Lesson 3 of5
In Progress

Background of Hebrews

Hebrews was written for a Christian community that had gone through several phases of development. First, the community had been established through the proclamation of the gospel by some Christian evangelists. Their message had been confirmed by miracles and a vivid sense of God’s Spirit working (2:3-4). Second, the community had experienced conflict with others, who verbally abused them, took property, and placed some Christians in prison. Despite the challenges, the members of the community supported each other well (10:32-34). Third, time passed and members of the community seemed dispirited. The intensity of persecution and resistance gave way to a sense of dullness and malaise, and some were drifting away from the community (2:1; 5:11; 6:12; 10:25).

The traditional assumption is that Hebrews was addressed to Jewish Christians who were leaving the church and returning to the synagogue. Many, however, have observed that the book could just as easily address Christians of any background. The author never says that the readers were specifically Jewish. Hebrews often refers to the Old Testament, but the Old Testament was widely used by all Christians, both Jewish and Gentile. The readers were drifting away from the Christian community, but the author never refers to problems with local synagogues. What is clear is that the readers were discouraged and in need of encouragement to remain faithful.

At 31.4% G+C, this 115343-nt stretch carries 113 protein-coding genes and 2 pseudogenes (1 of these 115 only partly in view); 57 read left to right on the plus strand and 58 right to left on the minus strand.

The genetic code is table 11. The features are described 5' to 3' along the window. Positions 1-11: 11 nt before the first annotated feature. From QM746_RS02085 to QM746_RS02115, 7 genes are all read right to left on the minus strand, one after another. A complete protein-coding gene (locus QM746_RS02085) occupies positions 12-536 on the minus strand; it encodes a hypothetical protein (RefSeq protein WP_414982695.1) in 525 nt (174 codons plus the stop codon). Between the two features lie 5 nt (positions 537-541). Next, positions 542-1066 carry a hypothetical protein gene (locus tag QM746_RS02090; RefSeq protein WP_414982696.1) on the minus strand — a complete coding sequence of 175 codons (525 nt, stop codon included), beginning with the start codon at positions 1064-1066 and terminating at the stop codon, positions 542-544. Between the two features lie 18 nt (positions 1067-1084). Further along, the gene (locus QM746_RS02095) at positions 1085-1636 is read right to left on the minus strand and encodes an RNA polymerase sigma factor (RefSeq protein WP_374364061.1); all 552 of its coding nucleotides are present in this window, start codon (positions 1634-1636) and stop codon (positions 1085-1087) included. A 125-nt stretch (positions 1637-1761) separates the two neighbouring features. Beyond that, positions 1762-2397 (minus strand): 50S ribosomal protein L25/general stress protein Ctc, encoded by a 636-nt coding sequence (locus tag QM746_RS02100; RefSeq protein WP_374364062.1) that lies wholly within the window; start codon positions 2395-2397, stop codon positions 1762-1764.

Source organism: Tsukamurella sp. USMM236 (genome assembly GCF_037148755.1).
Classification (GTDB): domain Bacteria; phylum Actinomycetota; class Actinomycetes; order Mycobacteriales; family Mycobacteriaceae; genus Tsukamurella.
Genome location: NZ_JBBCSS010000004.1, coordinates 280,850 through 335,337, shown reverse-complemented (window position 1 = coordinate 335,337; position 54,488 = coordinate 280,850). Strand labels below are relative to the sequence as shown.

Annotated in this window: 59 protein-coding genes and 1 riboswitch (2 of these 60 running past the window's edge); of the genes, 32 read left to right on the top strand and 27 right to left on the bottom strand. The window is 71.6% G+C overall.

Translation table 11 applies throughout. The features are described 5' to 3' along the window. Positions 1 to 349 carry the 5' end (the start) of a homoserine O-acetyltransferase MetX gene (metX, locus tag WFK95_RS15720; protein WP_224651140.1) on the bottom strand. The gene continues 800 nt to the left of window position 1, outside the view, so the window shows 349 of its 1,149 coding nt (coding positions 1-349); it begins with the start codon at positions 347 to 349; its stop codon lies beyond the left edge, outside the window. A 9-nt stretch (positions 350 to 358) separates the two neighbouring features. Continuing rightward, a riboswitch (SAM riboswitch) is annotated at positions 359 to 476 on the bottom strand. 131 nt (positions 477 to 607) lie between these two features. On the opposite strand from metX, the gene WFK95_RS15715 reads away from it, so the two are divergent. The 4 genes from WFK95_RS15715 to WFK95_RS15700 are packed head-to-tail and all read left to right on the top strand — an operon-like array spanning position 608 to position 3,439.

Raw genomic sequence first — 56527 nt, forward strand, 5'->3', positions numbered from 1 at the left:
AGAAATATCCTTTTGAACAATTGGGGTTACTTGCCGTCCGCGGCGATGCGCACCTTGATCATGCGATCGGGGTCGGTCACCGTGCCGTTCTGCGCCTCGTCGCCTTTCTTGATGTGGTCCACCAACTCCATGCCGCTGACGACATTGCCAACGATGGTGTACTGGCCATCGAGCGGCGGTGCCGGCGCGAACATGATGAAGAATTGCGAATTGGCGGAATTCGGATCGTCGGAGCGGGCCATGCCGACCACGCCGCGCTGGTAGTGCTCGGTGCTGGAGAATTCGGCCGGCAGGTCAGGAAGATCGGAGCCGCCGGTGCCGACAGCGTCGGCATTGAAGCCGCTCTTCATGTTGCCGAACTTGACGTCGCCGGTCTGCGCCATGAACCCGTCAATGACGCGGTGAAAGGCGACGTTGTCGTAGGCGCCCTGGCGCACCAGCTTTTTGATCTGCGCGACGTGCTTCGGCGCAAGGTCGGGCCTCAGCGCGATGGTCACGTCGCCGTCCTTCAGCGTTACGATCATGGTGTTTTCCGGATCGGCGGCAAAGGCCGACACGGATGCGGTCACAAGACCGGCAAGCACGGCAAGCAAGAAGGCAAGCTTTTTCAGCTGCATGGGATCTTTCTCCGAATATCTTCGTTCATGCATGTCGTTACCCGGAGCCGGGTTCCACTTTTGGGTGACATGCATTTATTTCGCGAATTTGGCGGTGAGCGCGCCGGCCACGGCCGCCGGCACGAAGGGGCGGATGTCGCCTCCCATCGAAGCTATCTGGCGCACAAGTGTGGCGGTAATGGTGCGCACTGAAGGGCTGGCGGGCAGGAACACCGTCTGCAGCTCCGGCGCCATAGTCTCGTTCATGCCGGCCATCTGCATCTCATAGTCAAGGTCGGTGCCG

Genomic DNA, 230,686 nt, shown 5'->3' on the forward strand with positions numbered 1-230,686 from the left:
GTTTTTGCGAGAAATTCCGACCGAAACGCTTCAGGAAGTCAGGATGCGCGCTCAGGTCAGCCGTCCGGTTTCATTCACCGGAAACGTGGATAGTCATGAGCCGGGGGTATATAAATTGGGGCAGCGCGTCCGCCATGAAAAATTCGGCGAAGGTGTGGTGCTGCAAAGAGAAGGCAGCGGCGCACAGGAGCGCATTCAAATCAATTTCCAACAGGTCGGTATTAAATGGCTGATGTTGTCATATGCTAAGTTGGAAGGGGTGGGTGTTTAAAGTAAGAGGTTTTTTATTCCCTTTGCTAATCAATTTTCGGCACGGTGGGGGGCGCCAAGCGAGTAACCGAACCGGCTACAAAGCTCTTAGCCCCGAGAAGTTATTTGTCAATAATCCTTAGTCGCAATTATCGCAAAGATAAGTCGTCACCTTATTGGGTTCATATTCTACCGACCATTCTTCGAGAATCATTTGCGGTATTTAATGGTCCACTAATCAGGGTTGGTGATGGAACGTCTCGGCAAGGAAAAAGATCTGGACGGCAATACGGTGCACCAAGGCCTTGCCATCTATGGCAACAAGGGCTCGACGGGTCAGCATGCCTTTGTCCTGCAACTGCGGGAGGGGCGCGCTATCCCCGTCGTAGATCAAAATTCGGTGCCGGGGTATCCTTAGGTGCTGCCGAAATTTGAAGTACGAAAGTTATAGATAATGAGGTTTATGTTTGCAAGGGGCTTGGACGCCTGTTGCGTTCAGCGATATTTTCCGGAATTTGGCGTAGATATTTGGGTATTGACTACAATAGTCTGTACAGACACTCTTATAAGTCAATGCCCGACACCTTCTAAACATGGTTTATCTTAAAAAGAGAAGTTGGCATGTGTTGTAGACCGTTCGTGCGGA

In the early church, Hebrews was identified as a letter written by the Apostle Paul. Currently, however, most agree that Paul did not write it. Paul’s name is never mentioned and the style is different from Paul’s letters. Moreover, many now consider Hebrews to be a sermon rather than a letter. The book lacks the kind of opening salutation that appears in all of Paul’s letters (compare Hebrews 1:1-4 and 1 Corinthians 1:1-3). The book calls itself “a word of exhortation,” and this was a common way to refer to sermons (Hebrews 13:22; Acts 13:15). Since the author includes greetings from Italians, who are apparently away from home, it seems likely that the book was sent to Christians in Italy and perhaps specifically to Rome.